Skunk Cabbage is one of the earliest flowers to bloom; it can come out as early as February, before the leaves have appeared at all. The curious inflorescence at once marks it as a member of the Arum family, which also includes Jack-in-the-Pulpits, as well as the callas and anthuriums in florists’ shops. This plant was photographed in early April, by which time the leaves had emerged; they smell awful if you crush them. It likes wet ground, and this one was blooming in a muddy low spot next to the Squaw Run in Fox Chapel.
Gray describes the genus and the species:
SYMPLOCÁRPUS Salisb. SKUNK CABBAGE. Stamens 4, opposite the sepals, with at length rather slender filaments; anthers extrorse, 2-celled, opening lengthwise. Style 4-angled and awl-shaped; stigma small. Ovule solitary, suspended, anatropous. Fruit a globular or ovoid mass, composed of the enlarged and spongy spadix, inclosing the spherical seeds just beneath the surface, which is roughened with the persistent fleshy sepals and pyramidal styles.— Perennial herb, with a strong odor like that of the skunk, and also somewhat alliaceous; a very thick rootstock, and a cluster of very large and broad entire veiny leaves, preceded in earliest spring by the nearly sessile spathes, which barely rise out of the ground. (Name from symploke, connection, and karpos, fruit, in allusion to the coalescence of the ovaries into a compound fruit.)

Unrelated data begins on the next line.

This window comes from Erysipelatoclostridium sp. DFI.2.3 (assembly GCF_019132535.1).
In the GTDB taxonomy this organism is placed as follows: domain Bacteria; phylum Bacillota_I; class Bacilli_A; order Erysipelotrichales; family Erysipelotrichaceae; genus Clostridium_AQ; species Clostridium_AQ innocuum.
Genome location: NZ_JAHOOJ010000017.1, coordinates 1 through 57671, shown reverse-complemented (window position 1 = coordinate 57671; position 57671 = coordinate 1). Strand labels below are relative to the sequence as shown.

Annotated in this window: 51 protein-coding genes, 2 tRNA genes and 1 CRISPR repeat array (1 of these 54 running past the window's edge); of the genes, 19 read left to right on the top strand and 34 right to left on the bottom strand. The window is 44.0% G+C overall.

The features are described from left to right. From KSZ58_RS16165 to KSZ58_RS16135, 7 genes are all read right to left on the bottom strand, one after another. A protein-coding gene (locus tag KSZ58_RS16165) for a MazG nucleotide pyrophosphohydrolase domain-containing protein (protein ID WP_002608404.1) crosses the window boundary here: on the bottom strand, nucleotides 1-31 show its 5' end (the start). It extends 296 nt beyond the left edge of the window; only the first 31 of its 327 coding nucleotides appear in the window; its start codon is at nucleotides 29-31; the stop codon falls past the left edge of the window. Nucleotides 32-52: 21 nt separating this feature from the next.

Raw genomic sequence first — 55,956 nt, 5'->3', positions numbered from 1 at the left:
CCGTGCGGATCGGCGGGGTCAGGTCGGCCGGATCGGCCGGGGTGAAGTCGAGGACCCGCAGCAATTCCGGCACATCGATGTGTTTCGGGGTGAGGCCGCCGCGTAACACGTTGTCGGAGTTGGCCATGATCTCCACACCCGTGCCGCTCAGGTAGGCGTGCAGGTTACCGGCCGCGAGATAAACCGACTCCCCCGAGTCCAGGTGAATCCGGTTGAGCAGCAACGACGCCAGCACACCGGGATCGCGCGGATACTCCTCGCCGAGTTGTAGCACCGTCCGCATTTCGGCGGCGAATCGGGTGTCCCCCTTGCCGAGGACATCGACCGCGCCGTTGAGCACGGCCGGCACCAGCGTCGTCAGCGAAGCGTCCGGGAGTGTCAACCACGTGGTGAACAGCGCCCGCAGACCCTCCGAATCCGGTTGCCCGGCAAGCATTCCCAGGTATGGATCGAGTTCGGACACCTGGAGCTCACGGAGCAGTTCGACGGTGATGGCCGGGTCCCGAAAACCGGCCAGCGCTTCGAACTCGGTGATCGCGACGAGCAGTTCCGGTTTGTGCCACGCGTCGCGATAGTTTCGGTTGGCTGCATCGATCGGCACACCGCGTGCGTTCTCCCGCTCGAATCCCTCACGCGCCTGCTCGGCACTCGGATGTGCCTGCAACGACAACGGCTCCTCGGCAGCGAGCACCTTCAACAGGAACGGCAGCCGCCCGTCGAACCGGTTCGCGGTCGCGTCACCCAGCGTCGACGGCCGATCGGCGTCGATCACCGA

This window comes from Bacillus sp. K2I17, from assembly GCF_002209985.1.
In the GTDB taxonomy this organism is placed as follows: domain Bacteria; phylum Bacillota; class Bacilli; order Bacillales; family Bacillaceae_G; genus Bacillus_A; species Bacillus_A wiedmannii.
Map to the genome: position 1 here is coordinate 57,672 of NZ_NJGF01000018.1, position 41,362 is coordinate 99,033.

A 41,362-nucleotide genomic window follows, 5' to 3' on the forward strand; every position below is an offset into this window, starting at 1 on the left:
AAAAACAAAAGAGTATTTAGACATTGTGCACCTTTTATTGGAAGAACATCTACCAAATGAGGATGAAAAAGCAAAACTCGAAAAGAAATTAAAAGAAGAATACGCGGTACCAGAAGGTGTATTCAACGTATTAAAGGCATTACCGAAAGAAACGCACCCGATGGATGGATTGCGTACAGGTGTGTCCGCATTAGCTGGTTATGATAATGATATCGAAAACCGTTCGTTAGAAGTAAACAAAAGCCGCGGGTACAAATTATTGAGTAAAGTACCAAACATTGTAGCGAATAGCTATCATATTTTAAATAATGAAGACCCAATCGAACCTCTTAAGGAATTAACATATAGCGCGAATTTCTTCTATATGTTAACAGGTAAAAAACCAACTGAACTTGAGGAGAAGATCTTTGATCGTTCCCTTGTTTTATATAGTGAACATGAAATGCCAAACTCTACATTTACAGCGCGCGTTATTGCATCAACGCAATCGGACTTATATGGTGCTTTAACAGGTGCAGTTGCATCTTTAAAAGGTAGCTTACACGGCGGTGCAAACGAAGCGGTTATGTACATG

S. foétidus (L.) Nutt. Leaves ovate, cordate, becoming 3-6 dm. long, short-petioled; spathe spotted and striped with purple and yellowish-green, ovate, incurved. (Spathyema Raf.)—Bogs and moist grounds, N. S. to N. C, w. to Ont., Minn., and Ia.